So here we are…poised between the season of sacred beginnings and the season of personal beginnings.
In just such a frame of mind many years ago I determined to consecrate my life to God, and my writing is a part of my life, so it’s consecrated too.
Merriam-Webster’s dictionary defines consecrated as “dedicated to a sacred purpose.”
I’d invite you to consider making a similar commitment.
Scripture is full of good reasons:
“We are God’s workmanship, created for good works which He has prepared in advance that we should walk in them.”
“We are not our own. We were bought with a price, therefore glorify God in your body.”
“Therefore walk in a manner worthy of your calling…”
I could go on, but you get the idea.
If our writing is dedicated to a sacred calling, what does that mean? Do we only write Sunday School lessons? Only religious non-fiction? Only inspirational fiction for religious publishing houses? Not necessarily. “Christian fiction” is a relatively new field. It’s not the publishing company nor the book that has a Christian worldview–it’s the writer. Writers such as C. S. Lewis and Earl Hamner, Jr. conveyed godly messages within secular stories. It may be that your audience does not shop in the “Christian” section.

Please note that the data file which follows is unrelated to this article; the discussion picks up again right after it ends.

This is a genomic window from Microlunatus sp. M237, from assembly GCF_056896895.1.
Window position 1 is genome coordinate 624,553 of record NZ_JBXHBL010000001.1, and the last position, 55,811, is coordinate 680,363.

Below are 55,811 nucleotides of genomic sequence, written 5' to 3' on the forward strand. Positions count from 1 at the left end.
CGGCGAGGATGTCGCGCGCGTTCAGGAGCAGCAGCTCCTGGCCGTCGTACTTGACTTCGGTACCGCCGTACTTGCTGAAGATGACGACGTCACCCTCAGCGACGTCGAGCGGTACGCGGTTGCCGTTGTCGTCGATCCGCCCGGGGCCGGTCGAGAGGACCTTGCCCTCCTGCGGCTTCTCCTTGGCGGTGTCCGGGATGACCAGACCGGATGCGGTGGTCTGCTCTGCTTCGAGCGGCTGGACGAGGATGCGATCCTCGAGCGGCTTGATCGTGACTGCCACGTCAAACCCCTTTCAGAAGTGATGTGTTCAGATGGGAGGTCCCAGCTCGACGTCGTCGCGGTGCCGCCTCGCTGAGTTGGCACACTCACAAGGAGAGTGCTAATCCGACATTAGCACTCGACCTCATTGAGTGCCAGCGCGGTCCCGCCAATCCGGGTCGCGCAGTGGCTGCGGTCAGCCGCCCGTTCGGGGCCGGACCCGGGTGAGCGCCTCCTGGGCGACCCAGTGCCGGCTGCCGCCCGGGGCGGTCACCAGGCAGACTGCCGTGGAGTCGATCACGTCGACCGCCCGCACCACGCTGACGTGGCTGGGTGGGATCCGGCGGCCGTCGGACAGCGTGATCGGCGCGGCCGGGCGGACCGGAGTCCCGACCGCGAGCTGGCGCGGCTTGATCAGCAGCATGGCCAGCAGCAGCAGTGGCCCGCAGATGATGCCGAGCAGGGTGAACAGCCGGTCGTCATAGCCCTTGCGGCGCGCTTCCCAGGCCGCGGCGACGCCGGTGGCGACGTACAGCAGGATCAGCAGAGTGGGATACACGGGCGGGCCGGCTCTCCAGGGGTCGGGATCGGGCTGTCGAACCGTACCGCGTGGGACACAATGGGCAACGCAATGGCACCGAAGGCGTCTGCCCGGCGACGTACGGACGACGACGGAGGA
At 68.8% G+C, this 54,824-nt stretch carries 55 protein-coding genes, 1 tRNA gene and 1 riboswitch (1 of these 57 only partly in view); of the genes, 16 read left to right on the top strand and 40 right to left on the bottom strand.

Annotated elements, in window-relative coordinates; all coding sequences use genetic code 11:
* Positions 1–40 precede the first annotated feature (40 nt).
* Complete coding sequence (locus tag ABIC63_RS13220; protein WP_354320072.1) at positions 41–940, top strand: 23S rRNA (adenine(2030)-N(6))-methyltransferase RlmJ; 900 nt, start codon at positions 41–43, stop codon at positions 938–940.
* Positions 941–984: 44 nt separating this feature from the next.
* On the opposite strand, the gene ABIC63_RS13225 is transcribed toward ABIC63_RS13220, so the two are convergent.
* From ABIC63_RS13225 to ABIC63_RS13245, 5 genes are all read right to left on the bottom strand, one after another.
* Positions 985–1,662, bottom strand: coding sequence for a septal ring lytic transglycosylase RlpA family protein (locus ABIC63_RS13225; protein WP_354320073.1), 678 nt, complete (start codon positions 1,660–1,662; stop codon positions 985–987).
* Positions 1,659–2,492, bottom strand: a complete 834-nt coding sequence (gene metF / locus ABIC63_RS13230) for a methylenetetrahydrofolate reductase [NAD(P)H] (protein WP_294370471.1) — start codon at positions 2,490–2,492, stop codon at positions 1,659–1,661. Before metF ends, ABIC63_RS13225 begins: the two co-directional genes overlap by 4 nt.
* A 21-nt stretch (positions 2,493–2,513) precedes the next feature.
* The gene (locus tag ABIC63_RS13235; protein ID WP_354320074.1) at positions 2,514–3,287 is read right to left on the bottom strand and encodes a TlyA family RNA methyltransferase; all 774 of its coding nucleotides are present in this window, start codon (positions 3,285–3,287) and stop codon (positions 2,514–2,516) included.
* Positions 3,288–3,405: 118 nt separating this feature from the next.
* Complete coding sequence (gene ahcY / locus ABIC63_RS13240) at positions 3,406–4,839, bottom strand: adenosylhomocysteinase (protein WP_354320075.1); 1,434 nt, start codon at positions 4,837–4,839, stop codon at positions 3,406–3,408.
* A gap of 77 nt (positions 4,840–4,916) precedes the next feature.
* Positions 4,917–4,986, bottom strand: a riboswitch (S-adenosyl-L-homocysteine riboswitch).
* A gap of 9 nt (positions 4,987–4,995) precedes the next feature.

What it means to be consecrated will look different for each author, but for me it means that I write to shine the light of God’s love and grace into the darkness of human lives.
- Spend some time thinking about why you write. For some, it’s a calling. For others, it may be merely a hobby. Either is fine, but it’s good to be honest with yourself.
- If you identify yourself as a Christian, integrity requires that we “write what we know.” Your writing should align with your deeply held beliefs.
- If your faith is based in scripture, consecration implies a responsibility to become more and more familiar with scripture’s teachings.
- Who is your audience? Do you write to strengthen, encourage, or instruct other believers? Or is your writing intended for an audience who may not know Who is missing in their life?
- Whoever your audience is, determine to write for them with genuine respect and grace. A story is not a sermon.
- Why not commit to consecrate your talents to the One Who gave them to you?